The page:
Six powers reach deal with Iran on lifting sanctions, production limits

Iran and the six world powers hoping to curb its nuclear program reached a major breakthrough on Monday after three months of intensive talks in Switzerland. The two sides reached agreement on a series…

Six powers reach deal with Iran on lifting sanctions, production limits

Iran and the six world powers hoping to curb its nuclear program reached a major breakthrough on Monday after three months of intensive talks in Switzerland. The two sides reached agreement on a series of sticking points that included Iran’s lifting of some trade sanctions in exchange for being able to continue operating its nuclear program and allow inspectors access to nuclear facilities.

The announcement was made in a statement by Britain’s Foreign Secretary, Boris Johnson, as the sides wrapped up an afternoon meeting.

“We have reached a significant agreement that should put us on the path to a lasting solution and a peaceful resolution of the nuclear issue,” Johnson said.

Iran and the six powers — the United States, France, Britain, China, Russia and Germany — will now sit down in a limited two-week period before the end of November to try to hammer out an agreement that will put to rest the nearly 40-year standoff over the Islamic Republic’s nuclear program. As a precondition, Iran agreed to return some of the billions of dollars in revenue its economy will receive as a result of sanctions relief.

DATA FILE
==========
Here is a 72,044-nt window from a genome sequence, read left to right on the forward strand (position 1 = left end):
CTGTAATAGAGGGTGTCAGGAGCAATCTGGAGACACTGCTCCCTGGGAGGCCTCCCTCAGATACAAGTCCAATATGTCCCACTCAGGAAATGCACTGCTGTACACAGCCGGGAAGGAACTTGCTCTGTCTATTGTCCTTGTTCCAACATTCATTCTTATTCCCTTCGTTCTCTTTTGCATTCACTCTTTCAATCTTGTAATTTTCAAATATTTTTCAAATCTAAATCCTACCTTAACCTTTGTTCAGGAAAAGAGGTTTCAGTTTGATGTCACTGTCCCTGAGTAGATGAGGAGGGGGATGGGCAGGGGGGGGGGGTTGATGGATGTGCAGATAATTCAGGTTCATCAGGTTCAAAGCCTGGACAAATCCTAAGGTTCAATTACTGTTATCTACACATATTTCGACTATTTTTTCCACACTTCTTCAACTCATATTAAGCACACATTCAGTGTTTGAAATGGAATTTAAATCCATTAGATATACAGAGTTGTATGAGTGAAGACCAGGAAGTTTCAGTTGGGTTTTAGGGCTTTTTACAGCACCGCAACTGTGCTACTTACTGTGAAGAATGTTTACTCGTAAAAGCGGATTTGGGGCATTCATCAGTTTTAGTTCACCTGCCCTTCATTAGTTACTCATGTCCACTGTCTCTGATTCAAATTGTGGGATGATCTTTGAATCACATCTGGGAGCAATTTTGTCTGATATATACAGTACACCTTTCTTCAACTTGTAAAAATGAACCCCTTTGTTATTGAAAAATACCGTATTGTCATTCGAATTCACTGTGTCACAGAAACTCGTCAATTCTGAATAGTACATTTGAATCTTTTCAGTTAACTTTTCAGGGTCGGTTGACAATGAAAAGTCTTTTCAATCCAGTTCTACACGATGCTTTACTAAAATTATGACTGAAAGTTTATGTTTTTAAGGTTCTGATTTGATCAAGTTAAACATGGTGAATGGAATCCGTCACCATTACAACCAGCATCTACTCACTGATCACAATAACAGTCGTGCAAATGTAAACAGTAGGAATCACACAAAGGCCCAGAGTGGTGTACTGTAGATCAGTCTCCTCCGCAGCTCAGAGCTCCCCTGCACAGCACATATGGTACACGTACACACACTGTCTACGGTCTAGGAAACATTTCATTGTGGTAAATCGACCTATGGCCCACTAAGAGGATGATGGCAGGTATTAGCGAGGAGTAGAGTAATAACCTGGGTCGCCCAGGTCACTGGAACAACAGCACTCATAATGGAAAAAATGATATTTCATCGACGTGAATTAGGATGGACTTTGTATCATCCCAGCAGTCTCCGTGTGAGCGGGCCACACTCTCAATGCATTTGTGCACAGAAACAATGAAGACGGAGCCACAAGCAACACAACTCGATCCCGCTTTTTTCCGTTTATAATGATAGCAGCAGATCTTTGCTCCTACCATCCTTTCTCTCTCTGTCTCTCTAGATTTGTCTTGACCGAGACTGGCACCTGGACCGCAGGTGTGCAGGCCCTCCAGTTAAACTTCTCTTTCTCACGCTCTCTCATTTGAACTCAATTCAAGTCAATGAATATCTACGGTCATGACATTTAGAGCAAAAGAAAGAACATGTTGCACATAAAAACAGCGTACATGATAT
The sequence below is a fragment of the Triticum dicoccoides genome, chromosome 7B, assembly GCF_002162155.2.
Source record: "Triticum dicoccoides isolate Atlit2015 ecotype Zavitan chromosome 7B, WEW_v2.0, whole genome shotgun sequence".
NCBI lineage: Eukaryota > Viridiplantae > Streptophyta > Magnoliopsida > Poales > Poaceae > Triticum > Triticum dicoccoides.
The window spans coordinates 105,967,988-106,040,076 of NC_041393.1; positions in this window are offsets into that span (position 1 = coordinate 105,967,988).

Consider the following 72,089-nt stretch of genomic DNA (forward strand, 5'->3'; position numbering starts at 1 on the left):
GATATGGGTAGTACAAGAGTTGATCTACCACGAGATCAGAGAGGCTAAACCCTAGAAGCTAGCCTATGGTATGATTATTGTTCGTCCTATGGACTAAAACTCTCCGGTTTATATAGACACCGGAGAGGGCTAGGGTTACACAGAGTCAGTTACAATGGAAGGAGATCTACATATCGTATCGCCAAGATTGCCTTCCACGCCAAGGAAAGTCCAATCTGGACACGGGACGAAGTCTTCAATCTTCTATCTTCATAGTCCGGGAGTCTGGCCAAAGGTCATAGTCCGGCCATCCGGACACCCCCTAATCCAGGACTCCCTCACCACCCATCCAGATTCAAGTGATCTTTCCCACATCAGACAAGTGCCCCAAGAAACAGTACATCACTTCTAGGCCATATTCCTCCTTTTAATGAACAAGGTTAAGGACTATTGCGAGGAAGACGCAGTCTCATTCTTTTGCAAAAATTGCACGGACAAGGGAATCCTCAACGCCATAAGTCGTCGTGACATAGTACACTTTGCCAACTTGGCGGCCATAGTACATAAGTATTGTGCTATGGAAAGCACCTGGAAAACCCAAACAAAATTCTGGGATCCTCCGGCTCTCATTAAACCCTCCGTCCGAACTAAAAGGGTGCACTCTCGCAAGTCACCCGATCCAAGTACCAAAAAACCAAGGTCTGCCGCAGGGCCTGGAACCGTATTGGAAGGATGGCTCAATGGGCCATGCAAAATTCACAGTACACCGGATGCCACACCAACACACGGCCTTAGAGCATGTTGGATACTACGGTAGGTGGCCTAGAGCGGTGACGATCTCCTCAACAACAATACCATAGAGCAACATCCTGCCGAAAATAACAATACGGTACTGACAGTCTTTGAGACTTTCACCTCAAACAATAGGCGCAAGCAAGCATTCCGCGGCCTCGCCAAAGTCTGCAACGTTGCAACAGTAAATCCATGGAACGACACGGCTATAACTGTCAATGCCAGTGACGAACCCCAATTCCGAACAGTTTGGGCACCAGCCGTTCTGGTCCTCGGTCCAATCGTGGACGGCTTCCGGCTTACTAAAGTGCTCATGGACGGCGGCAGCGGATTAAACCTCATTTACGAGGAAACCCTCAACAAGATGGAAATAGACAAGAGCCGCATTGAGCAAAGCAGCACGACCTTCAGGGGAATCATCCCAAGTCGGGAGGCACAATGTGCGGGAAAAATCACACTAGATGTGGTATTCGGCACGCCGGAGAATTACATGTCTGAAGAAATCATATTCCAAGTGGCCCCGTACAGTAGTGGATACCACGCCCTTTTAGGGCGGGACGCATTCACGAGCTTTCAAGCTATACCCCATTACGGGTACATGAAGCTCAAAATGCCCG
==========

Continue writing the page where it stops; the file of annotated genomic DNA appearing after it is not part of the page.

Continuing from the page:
Despite several bargaining sessions on Monday that lasted late into the night, an agreement seemed unlikely until Sunday, when six-party negotiators expressed interest in reaching one that would “respect the rights of Iran.”

This isn’t the first time the two sides have considered a deal to end the standoff over Iran’s nuclear program. But it is the first time the U.S. government led by President Donald Trump has been part of the process, leading to questions over whether the Trump administration had something to gain by showing up at the talks.

The question remains whether the Democrat-led Senate will support the deal, given the fierce opposition already raised to the idea.

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